Filling the gaps: bridge, dentures or implants?

Missing teeth aren’t fun. Okay, you’re probably better off without your wisdom teeth, but otherwise gaps can cause problems for your gums, for eating and even speaking clearly. Teeth either side can sometimes shift into the gap at an angle or loosen. And if the gaps are visible when you smile, it can make you self- conscious. You may feel like putting up with the loss of an odd molar, choosing to grind your food on the other side, but once you’ve had a couple of teeth pulled, it’s time to bridge those gaps! 


Dentures have been around for a long time. As far back as 800BC, they were being made from human and animal teeth in Italy. They’ve come a long way since then, and are now made from acrylic resin, nylon, or metal. Depending on how many teeth are missing, you will be fitted for a full or partial set. After your teeth are pulled, impressions will be taken. Dentures are often ready soon after your teeth are pulled, unless gums need to heal first. The good news is that you won’t be toothless for very long, but the bad news is that as your mouth settles down, your gums may shrink or change shape, meaning you’ll have to have the dentures relined or even remade. This can also happen as you age, so one set of dentures probably won’t last you a lifetime. Some people never get the perfect fit, so they rely on cushioning pads and sticky gels to hold them in place. Ill-fitting / loose dentures can fall out, and particles of food can get stuck underneath, causing irritation. Despite the negatives, dentures are an affordable option. 


In 1965, the first titanium implant was inserted into a human volunteer. The procedure involves inserting a metal screw into the jawbone, at the site of the missing tooth. Afterwards, time is needed to allow the bone to fuse with the screw. Once that’s happened, a crown is put over the screw. The beauty of implants is that they are permanent and totally secure. You can think of them as your own teeth. With fastidious oral hygiene, your implants could last up to 15 and possibly even 20 years. There is a slight risk of complications, such as peri-implant mucositis, a treatable condition where your gums are red and swollen. But strictly adhering to the recommended aftercare drastically reduces the occurrence of complications. Unfortunately, not everyone is suitable for implants; your gums and jaw must be healthy. And as implants are a big investment, they may not be the best choice if you’re having quite a few teeth replaced.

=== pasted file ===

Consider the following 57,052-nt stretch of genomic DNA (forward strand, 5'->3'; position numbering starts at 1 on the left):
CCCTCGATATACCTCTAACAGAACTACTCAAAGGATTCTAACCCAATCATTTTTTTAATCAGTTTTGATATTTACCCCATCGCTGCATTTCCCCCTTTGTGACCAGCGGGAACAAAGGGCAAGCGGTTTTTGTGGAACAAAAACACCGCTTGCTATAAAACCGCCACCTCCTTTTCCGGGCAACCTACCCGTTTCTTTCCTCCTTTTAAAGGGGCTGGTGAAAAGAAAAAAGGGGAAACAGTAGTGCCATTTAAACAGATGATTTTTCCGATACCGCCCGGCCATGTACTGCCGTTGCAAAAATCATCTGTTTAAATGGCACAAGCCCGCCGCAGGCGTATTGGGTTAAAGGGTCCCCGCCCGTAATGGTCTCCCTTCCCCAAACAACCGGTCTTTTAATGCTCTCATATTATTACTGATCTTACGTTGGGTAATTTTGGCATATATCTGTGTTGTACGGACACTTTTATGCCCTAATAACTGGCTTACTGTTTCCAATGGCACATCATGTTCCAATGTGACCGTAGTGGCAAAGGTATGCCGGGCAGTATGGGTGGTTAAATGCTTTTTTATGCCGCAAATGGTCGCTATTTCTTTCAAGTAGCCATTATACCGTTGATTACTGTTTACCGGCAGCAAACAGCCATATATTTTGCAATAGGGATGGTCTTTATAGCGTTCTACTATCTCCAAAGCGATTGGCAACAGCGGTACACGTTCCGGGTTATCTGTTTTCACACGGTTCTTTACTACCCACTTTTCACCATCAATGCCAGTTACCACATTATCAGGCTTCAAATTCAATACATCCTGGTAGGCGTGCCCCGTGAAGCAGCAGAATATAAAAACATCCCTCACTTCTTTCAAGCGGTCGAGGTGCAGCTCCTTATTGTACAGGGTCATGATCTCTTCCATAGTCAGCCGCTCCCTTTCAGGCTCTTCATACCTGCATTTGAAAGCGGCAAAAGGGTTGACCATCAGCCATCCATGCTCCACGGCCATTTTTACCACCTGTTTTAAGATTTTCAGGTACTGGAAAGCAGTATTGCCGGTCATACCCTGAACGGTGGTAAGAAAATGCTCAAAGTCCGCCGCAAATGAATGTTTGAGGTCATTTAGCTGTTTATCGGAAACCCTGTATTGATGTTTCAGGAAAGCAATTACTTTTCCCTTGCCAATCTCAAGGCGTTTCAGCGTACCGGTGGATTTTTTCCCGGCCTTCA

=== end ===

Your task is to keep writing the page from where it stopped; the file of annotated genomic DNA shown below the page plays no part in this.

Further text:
As dental implants require invasive techniques, an oral surgeon must carry out the procedure. Bridge If you have one, two or more teeth missing in a row, you can have a bridge fitted. 

  • Fixed bridge The most common form is a fixed bridge, which consists of two crowns (to fit over the teeth on either side of the gap, ie, anchor teeth) bonded to artificial teeth in between. The downside to this type of bridge is that the anchor teeth must be filed down and root canal treatment may be carried out. 
  • Implant-supported bridge This type of bridge is suitable for those who don’t have sound anchor teeth. Implants replace the anchor teeth, with artificial teeth in between. This is more economical than having a series of individual implants. 
  • Bonded bridge A bonded bridge is used to fill single gaps, and instead of crowns being used for the anchor teeth, small wings of metal are bonded to the artificial tooth and adjacent teeth. The advantage of a bonded bridge is that you don’t sacrifice your good teeth, although the adhesive can weaken over time. The choice of individual implants, dentures or a bridge comes down to several factors: • which replacement best suits your mouth 
  • The number of teeth you’re having replaced • whether your priority is cost or convenience If you’d like to fill those gaps, contact us at Ashby Dental & Implant Clinic on 01937 580530.

Portman Dental Care Awards

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Dental Industry Award - Portman Dental Care
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Private Dentistry Awards - Portman Dental Care
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